Regarding recommendation 3, the Deputy Secretary stated that the Department will increase the level of security awareness throughout the Department. He said that special publications focusing on this issue are being developed and additional security education resources are being allocated. The estimated completion date is February 28, 2001.

Regarding recommendation 4, the Deputy Secretary said that, due to the significant volumes of sensitive information in SSIMS and the associated need-to-know concerns, efforts are underway in the Department to modify SSIMS to provide a read only capability of selected facility information. This will allow more organizations to access those portions of the system relative to their specific operation, without the threat of being able to modify or delete information contained in the system. The estimated implementation date for the revised system is December 1, 2000.

The Deputy Secretaryís response is set out in full in Appendix B.

Inspector Comments

We consider managementís comments to be responsive.


Appendix A

Scope and Methodology

Our inspection included interviews of Department of Energy (DOE) and DOE contractor employees, to include National Nuclear Security Administration (NNSA) and NNSA contractor employees, at the Departmentís Headquarters and field organizations, and at three Department laboratories: the NNSA Lawrence Livermore National Laboratory, the NNSA Los Alamos National Laboratory, and the DOE Pacific Northwest National Laboratory. We also reviewed pertinent Department policies and procedures and analyzed a judgmental sample of the documentation for transmittals of classified documents. Our inspection was conducted in accordance with the "Quality Standards for Inspections" issued by the Presidentís Council on Integrity and Efficiency.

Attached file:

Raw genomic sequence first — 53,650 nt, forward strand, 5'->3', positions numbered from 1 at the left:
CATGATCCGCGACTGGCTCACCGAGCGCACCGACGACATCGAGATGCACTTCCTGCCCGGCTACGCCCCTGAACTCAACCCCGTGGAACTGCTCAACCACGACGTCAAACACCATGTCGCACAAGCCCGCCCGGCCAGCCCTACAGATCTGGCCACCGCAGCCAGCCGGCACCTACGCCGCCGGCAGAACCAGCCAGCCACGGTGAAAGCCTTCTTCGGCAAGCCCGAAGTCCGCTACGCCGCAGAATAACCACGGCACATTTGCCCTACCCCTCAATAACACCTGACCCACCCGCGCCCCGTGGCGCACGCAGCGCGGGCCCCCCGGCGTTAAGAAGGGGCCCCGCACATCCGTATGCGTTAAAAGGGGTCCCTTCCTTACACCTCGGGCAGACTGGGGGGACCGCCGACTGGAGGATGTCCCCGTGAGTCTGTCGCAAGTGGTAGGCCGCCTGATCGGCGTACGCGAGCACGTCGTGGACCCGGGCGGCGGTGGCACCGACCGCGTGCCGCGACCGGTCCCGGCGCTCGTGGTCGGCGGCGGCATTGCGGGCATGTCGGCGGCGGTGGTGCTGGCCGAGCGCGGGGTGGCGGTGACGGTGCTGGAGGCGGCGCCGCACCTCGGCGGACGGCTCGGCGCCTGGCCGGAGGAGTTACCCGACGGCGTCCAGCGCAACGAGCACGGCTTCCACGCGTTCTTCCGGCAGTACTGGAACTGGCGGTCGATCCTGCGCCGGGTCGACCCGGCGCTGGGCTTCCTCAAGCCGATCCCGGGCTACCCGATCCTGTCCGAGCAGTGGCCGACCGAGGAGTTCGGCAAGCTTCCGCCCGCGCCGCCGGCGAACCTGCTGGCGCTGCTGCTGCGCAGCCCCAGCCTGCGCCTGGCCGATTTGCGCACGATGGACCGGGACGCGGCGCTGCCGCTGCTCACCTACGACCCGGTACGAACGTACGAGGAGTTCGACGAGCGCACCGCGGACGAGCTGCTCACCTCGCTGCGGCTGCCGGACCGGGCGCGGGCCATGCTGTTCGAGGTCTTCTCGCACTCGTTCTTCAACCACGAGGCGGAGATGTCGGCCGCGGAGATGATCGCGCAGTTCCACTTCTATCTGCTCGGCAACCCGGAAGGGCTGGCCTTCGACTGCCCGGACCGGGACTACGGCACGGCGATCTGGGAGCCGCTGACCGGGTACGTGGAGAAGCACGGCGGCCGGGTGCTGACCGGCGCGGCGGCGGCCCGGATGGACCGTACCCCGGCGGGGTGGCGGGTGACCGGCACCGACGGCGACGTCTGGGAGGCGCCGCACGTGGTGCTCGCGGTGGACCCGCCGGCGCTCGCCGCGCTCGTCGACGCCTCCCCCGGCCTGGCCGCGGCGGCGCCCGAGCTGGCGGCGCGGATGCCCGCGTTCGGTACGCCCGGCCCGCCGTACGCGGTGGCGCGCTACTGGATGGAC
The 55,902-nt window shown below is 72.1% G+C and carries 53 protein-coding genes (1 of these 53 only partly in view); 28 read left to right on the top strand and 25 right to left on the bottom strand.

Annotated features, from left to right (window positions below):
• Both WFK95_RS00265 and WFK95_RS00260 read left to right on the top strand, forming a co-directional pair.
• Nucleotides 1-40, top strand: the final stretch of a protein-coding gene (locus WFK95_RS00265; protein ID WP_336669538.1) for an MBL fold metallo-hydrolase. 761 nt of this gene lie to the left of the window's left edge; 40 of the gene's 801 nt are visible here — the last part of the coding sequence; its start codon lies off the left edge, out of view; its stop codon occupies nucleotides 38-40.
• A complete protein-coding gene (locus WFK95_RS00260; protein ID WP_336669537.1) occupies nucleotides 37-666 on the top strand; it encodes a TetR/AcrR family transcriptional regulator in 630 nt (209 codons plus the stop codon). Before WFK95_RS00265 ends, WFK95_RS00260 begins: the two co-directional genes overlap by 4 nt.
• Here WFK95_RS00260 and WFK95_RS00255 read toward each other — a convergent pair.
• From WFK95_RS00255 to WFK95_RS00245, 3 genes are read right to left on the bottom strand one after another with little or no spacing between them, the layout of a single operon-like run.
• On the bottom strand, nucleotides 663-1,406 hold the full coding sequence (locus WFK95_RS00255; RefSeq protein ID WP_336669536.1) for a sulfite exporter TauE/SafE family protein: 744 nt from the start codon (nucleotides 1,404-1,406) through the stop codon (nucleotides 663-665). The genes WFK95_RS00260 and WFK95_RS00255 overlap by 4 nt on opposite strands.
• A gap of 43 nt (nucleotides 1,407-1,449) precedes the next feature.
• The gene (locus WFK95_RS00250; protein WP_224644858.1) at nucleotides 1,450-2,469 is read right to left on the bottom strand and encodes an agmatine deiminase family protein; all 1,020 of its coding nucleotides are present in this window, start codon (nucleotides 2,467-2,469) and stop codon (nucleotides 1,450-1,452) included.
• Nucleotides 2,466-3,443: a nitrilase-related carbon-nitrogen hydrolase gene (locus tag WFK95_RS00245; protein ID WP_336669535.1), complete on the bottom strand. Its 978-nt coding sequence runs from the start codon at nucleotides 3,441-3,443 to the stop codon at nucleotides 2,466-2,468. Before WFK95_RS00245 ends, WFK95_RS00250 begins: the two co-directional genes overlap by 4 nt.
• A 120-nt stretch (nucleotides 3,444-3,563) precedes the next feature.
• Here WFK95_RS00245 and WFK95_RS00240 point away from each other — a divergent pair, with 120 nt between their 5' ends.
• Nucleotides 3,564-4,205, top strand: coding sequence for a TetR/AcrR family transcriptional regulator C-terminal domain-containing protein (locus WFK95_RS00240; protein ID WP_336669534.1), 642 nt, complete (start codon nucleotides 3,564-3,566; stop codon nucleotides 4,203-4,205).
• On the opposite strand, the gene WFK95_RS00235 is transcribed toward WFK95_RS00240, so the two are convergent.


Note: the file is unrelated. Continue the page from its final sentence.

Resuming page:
Appendix B

The Deputy Secretary of Energy
Washington, DC 20585

November 14, 2000

MEMORANDUM FOR THE INSPECTOR GENERAL

FROM: T.J. GLAUTHIER

SUBJECT: